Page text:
Demand for new varieties that bloom longer or are attractive with little care continue to drive the trends in the landscape. The resurgence in interest in succulents or air plants like tillandsia for example is a result of water conservation awareness and low maintenance trending. Everything including your phone and car are “smarter” today….why not your garden?
Finally color in the garden to express your personality. There is less concern about what the current trending color palettes are, and more about inspirations that allow you to express your personality.
I had a friend of mine tell me it’s OK to have “dirty thoughts” if you’re a gardener. This made me laugh because I love the smell of soil. When we reach March and the frozen tundra begins to thaw our thoughts turn to the smell of good clean dirt. When we’ve been cooped up inside all winter in dry forced air and a confined space, we discover how much the rich healing texture and smell of soil and sunshine influences how we feel. I’m convinced that soil, fresh air and foliage are significant contributors to how we feel and our overall health. Don’t take my word for it, I’m not a doctor, just an “entre-manure”. A bag of potting soil this time of year can have big remedial effects for the winter blues. Remember as we move into the spring season we do know that there is a direct correlation between the health of your soil and the healthy produce, flowers and herbs you are able to grow in your garden.
I enjoy reading the Garden Media Group’s report on gardening trends at this time of year. There is a real and “growing” interest in backyard gardening as the yard today performs double duty. Your yard is your oasis for relaxation while also being the hub for social activity and entertaining. Among the numerous trends they point out you may find these to be interesting:
-A trend of “Glamping” which is a great way to describe pitching a tent with some at home glamor. Think throw pillows and a sofa in the tent and you get the general drift.
-Interest in staying grounded. Recycling food scraps (11.7% of U.S. waste is food scraps) and making landscapes not landfills starting with your own personal compost pile.
-Edible gardening including “drinking your garden” with the interest in hops, berries and vegetable and herb foliage to create smoothies.
-A “tree”-mendous reversal with a renewed interest in planting trees. With housing starts on the rise after a long slump and the awareness of the loss of millions of trees nationwide in the last 10 years….people are thinking tree planting again.
-Men in the 18-34 age demographic are a big and growing group interested in backyard living. From grilling to taking the youngsters out to play in the yard these young Dads have a real interest in outdoor living.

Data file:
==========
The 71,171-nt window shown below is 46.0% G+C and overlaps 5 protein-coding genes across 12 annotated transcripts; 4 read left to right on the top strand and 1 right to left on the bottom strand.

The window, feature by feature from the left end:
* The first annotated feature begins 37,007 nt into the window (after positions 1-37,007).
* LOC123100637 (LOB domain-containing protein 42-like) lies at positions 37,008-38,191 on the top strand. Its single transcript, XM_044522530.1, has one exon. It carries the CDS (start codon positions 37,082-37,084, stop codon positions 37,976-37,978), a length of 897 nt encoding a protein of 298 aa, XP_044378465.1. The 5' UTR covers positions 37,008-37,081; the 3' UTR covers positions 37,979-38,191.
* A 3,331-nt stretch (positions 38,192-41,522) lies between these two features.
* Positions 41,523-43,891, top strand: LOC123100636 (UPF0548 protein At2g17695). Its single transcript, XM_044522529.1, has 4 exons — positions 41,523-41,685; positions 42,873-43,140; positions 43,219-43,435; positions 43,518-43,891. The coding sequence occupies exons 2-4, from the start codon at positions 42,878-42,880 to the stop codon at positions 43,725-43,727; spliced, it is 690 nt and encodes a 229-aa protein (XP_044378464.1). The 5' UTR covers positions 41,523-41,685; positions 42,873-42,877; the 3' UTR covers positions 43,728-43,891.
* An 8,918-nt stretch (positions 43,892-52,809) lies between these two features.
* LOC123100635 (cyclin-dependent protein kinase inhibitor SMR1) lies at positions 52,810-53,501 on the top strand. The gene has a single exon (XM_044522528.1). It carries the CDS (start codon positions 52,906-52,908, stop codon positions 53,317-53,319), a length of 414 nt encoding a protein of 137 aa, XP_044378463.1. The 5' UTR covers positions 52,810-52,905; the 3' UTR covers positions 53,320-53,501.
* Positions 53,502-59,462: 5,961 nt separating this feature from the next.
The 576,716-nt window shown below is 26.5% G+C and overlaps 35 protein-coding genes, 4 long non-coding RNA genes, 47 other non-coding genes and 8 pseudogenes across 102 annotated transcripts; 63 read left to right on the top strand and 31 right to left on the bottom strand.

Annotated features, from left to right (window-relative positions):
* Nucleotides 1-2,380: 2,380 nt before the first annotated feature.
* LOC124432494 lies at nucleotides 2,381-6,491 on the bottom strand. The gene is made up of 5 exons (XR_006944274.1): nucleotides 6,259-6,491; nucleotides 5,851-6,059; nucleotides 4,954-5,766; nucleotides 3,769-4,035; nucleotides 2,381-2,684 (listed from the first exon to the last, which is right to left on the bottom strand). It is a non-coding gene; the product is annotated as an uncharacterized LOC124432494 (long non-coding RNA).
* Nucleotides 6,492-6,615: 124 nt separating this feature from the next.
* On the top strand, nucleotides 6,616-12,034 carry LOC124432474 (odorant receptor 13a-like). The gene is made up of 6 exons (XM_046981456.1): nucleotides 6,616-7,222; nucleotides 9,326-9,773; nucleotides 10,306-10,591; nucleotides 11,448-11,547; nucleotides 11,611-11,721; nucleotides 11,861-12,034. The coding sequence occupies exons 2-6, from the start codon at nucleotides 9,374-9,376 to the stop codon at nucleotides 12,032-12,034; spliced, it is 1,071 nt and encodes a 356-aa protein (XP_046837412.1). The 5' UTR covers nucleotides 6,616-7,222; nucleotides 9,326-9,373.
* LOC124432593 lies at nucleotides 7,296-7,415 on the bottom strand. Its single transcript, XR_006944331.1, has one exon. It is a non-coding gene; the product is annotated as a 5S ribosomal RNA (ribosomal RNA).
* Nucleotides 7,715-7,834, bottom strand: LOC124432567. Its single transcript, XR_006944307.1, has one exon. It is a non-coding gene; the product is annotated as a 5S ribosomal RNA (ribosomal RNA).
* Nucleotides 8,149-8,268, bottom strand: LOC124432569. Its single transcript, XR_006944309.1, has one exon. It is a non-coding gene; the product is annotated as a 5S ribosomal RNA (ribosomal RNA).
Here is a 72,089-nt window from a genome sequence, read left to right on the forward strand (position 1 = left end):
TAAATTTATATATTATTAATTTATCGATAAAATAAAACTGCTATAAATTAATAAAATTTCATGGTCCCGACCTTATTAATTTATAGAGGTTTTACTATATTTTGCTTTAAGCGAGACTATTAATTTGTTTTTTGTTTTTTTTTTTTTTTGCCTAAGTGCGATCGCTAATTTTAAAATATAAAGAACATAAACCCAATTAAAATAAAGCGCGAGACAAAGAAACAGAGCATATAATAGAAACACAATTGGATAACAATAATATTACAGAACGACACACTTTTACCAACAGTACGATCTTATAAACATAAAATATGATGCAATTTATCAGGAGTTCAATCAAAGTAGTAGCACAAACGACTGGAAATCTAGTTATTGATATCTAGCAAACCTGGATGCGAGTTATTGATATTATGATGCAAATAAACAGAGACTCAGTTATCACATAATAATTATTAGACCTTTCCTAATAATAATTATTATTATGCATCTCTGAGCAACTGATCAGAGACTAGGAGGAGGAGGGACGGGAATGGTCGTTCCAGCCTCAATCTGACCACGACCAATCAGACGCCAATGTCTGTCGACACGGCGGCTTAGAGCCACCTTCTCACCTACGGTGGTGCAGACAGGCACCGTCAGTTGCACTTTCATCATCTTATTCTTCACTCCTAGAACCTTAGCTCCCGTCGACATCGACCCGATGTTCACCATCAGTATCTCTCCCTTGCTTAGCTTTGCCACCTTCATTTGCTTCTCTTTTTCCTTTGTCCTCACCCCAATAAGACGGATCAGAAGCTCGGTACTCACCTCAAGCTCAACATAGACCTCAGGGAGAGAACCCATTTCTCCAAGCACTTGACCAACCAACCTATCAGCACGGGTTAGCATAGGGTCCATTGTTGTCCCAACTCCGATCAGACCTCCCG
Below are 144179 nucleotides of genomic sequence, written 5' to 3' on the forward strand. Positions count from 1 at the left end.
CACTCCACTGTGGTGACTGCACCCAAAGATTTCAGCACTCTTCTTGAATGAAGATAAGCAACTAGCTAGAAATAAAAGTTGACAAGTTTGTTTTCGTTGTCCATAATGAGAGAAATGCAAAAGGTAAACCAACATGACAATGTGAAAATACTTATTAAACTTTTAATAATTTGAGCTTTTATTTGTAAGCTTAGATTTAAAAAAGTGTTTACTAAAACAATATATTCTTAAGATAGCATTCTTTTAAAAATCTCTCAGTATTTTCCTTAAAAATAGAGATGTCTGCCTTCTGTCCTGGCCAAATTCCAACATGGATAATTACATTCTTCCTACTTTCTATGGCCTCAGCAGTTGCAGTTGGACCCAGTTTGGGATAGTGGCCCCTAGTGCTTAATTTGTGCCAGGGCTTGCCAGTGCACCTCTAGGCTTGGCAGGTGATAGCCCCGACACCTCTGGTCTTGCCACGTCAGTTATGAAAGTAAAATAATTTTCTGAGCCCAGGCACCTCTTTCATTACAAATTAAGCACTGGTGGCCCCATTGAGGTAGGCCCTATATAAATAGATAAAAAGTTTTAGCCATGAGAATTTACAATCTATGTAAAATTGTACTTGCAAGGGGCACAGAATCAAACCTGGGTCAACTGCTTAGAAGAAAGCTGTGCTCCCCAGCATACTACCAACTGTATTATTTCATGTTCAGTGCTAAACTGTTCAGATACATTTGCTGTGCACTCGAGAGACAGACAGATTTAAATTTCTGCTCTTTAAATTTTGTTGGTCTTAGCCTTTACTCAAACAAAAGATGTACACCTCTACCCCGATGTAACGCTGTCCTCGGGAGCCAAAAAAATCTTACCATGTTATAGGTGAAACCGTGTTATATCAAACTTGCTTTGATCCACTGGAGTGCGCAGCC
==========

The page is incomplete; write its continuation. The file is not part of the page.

-“Bee”-neficials is what they call the interest in planting blooming native plants that are pollen rich to support a declining bee population vital to pollination.
Your houseplants have had a long winter. They have cabin fever, are tired of the dry air and whether in the office or the home have probably collected a little dust on their foliage. Lack of light is already a problem throughout winter so don’t compound the problem with dusty dirty foliage. Using some warm water and a pair of soft cotton gloves, dip your hands gloves and all in the warm water and gently using your fingers wipe (don’t pull or tug) the foliage. This is a quick gentle easy way to clean the foliage and improve photosynthesis.
Are you tired of winter about now and want to force the issue? You can force landscape branches into bloom indoors in March to deal with your cabin fever. Spring flowering trees and shrubs need a period of cold dormancy in order to bloom. By February and early March they’ve experienced sufficient dormancy to bloom. A close look in the landscape reveals swelling buds of lilac or forsythia. Look for swollen plump buds on healthy young branches. Cut the branches at an angle with a good clean by-pass pruning shear. Cut the branches long enough to display in a vase, usually 12 to 18 inches is a good length. Plunge the freshly cut branches immediately into water. We don’t want the branches to dry out. You will see best results if you do not place them in a direct sunny window. The warm indoor temperatures will stimulate the buds to wake up without “blasting” them in a window with direct sunlight. Bright indirect light will work best. Contingent on the species you’ve pruned you can expect the buds to swell and open within 1 to 3 weeks. When the buds begin to open you can display them in the vase or use the branches as supplements to a floral arrangement. Forsythia, Pussy Willow, Witchhazel, Honeysuckle, Cornelian Dogwood, Cherry, Juneberry, Crabapple and Bridal Wreath Spirea are all relatively easy spring bloomers to force into bloom indoors. If you’re feeling creative some Quince, Deutzia, Lilac, Red Twig Dogwood, Wisteria, Magnolia, Peach, Pear or Rhododendron might be fun to try.